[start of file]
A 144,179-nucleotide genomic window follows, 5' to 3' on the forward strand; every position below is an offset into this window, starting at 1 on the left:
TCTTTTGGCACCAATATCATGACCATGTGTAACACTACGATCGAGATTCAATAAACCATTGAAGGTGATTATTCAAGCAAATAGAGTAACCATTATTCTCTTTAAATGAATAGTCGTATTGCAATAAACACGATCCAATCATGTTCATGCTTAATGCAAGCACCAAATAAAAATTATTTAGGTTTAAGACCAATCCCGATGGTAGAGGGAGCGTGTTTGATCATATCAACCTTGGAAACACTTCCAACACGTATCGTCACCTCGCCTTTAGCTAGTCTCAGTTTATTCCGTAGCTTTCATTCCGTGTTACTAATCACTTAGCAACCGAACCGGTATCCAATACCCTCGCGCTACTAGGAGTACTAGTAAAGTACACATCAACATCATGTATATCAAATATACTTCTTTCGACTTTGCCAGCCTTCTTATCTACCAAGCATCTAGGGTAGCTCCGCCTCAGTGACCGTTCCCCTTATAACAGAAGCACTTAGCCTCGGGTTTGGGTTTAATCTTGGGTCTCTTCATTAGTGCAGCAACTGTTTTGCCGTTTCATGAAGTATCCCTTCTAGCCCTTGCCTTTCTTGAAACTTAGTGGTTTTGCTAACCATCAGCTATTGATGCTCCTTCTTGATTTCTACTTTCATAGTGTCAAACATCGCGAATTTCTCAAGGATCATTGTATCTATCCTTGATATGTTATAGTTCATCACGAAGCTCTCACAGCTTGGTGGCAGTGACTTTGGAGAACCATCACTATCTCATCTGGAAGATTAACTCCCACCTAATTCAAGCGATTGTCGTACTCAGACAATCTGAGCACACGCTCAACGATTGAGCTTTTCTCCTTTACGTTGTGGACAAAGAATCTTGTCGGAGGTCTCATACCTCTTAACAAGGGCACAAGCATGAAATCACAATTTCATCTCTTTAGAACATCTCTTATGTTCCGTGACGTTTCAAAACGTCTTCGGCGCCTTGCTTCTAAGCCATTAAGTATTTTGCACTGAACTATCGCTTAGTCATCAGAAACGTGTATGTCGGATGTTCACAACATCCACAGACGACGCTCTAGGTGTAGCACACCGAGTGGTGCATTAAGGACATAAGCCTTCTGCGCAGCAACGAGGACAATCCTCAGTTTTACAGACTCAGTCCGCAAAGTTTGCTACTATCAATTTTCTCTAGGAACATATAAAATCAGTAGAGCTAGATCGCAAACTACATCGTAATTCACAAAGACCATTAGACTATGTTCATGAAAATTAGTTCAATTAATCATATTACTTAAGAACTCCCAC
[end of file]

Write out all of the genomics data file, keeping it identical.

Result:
A 144,179-nucleotide genomic window follows, 5' to 3' on the forward strand; every position below is an offset into this window, starting at 1 on the left:
TCTTTTGGCACCAATATCATGACCATGTGTAACACTACGATCGAGATTCAATAAACCATTGAAGGTGATTATTCAAGCAAATAGAGTAACCATTATTCTCTTTAAATGAATAGTCGTATTGCAATAAACACGATCCAATCATGTTCATGCTTAATGCAAGCACCAAATAAAAATTATTTAGGTTTAAGACCAATCCCGATGGTAGAGGGAGCGTGTTTGATCATATCAACCTTGGAAACACTTCCAACACGTATCGTCACCTCGCCTTTAGCTAGTCTCAGTTTATTCCGTAGCTTTCATTCCGTGTTACTAATCACTTAGCAACCGAACCGGTATCCAATACCCTCGCGCTACTAGGAGTACTAGTAAAGTACACATCAACATCATGTATATCAAATATACTTCTTTCGACTTTGCCAGCCTTCTTATCTACCAAGCATCTAGGGTAGCTCCGCCTCAGTGACCGTTCCCCTTATAACAGAAGCACTTAGCCTCGGGTTTGGGTTTAATCTTGGGTCTCTTCATTAGTGCAGCAACTGTTTTGCCGTTTCATGAAGTATCCCTTCTAGCCCTTGCCTTTCTTGAAACTTAGTGGTTTTGCTAACCATCAGCTATTGATGCTCCTTCTTGATTTCTACTTTCATAGTGTCAAACATCGCGAATTTCTCAAGGATCATTGTATCTATCCTTGATATGTTATAGTTCATCACGAAGCTCTCACAGCTTGGTGGCAGTGACTTTGGAGAACCATCACTATCTCATCTGGAAGATTAACTCCCACCTAATTCAAGCGATTGTCGTACTCAGACAATCTGAGCACACGCTCAACGATTGAGCTTTTCTCCTTTACGTTGTGGACAAAGAATCTTGTCGGAGGTCTCATACCTCTTAACAAGGGCACAAGCATGAAATCACAATTTCATCTCTTTAGAACATCTCTTATGTTCCGTGACGTTTCAAAACGTCTTCGGCGCCTTGCTTCTAAGCCATTAAGTATTTTGCACTGAACTATCGCTTAGTCATCAGAAACGTGTATGTCGGATGTTCACAACATCCACAGACGACGCTCTAGGTGTAGCACACCGAGTGGTGCATTAAGGACATAAGCCTTCTGCGCAGCAACGAGGACAATCCTCAGTTTTACAGACTCAGTCCGCAAAGTTTGCTACTATCAATTTTCTCTAGGAACATATAAAATCAGTAGAGCTAGATCGCAAACTACATCGTAATTCACAAAGACCATTAGACTATGTTCATGAAAATTAGTTCAATTAATCATATTACTTAAGAACTCCCAC